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Fructose is the New High Fructose Corn Syrup: Big Food Will Always Find a Loophole

The evidence is mounting that there are contradictions to the labeling, legal use, and definition of fructose. You would think it would be good news to see “No high fructose corn syrup” in big print on the front of a cereal box. Surprisingly, big food industries are not getting pressure from the FDA to remove high fructose corn syrup. No, it is the public gaining awareness of the risks associated with highly processed foods.

What you will see listed in the ingredients instead of high fructose corn syrup (HFCS) is fructose. So the public may think fructose…ahhh yes…from fruit. No, it is nothing like the form found in fruit.

It is an even more processed form of HFCS also known as HFCS-90 because it is 90% fructose and 10% glucose. Compare this to regular HFCS which is 42% or 55% fructose.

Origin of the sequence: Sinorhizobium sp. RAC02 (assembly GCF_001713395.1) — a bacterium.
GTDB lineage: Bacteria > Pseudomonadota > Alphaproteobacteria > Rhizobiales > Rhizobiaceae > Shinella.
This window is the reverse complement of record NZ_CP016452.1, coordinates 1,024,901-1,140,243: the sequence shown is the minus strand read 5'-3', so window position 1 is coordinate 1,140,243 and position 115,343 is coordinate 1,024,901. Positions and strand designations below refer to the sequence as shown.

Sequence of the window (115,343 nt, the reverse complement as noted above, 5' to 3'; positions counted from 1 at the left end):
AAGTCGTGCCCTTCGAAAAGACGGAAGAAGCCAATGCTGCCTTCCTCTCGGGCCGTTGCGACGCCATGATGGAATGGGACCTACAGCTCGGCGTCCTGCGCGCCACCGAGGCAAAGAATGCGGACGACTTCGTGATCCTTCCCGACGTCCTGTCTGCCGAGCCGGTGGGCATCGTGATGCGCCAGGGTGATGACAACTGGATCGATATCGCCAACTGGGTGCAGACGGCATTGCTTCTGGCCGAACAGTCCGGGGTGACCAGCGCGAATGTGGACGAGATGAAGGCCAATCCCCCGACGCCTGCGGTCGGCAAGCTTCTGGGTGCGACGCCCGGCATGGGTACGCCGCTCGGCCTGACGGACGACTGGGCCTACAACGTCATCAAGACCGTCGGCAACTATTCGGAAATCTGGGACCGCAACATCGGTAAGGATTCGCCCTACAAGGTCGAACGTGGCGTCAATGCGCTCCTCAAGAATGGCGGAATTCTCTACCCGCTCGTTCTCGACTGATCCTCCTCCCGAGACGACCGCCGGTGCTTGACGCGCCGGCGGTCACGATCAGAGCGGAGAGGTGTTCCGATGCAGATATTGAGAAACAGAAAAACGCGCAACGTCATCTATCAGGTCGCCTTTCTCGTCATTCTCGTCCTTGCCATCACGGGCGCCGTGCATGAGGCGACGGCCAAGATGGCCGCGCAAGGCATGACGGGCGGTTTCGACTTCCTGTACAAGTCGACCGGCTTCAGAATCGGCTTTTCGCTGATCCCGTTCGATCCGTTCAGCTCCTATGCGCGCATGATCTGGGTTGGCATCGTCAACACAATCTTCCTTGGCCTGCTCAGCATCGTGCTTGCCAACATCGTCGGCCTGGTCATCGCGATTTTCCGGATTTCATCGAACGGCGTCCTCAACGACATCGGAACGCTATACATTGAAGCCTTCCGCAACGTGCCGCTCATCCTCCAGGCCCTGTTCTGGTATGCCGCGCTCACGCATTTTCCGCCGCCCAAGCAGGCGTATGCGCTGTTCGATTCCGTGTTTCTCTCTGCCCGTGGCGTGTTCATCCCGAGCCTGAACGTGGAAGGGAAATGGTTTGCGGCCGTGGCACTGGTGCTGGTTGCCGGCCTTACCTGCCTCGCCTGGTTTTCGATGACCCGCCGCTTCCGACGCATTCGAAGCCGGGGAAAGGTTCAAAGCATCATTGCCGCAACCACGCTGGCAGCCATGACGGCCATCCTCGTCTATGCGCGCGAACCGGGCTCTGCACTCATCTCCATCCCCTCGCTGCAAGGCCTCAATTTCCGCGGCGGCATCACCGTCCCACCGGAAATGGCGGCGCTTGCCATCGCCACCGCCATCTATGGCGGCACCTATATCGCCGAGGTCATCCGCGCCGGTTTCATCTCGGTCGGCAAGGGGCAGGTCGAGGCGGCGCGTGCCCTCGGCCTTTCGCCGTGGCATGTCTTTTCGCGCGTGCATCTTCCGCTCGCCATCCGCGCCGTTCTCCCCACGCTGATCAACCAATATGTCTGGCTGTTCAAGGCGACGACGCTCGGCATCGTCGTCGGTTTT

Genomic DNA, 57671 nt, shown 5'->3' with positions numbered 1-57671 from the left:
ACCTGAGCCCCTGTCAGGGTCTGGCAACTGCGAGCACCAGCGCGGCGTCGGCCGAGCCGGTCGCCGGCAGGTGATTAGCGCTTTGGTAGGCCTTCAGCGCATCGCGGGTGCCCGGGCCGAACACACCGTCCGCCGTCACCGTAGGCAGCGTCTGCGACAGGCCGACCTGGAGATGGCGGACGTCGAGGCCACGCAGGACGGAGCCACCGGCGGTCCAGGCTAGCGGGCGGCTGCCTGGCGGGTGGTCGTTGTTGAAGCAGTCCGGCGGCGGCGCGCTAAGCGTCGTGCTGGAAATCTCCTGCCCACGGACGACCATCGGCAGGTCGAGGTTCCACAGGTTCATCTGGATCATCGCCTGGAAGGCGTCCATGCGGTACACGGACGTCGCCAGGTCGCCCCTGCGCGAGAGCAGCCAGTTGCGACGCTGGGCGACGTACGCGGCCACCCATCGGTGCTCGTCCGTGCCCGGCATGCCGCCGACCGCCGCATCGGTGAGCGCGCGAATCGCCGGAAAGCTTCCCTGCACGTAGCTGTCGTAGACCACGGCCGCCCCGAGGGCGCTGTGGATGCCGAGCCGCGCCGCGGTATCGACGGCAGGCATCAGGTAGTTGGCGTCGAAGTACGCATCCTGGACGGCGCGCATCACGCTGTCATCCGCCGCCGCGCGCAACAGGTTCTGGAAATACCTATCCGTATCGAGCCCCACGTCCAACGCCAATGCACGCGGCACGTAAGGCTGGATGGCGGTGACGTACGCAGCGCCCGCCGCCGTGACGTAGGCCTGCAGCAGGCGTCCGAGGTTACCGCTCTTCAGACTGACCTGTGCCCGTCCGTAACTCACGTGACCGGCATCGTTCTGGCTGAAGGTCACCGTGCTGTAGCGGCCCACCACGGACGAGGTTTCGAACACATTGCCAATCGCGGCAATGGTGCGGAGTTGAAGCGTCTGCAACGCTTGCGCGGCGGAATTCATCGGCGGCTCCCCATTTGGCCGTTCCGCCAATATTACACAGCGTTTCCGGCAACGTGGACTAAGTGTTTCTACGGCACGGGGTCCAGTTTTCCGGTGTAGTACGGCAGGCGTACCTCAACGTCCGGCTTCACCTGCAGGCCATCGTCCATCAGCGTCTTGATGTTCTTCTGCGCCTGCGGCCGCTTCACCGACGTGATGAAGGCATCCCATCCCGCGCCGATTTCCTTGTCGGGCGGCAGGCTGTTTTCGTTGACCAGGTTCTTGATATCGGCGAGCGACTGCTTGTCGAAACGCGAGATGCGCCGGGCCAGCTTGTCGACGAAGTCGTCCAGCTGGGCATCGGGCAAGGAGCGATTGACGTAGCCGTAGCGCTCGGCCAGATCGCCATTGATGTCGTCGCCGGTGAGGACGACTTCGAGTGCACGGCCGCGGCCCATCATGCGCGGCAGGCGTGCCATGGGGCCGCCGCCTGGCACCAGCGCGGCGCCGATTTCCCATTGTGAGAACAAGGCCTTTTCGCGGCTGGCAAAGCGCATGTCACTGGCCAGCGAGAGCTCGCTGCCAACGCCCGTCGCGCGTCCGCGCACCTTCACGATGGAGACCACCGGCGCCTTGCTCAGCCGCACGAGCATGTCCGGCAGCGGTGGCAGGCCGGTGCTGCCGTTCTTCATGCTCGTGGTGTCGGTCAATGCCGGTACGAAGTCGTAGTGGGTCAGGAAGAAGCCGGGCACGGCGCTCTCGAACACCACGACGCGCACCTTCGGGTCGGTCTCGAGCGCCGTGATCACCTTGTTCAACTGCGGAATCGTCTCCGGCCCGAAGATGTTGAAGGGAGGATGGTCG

Fructose the New High Fructose Corn Syrup

That is why it is so important to get involved in the food system, read labels, and get the facts about where your food comes from because big food industries are using manipulative marketing tactics that are deceiving the public.

How exactly are they doing this? You don’t have to go very far to find this information. The Corn Refiners Association (CRA) gives details on their website:

“Syrups with 90% fructose will not state high fructose corn syrup on the label, they will state “fructose” or “fructose syrup.”

The CRA also states that HFCS is natural because it comes from corn and there are no artificial ingredients added to the process.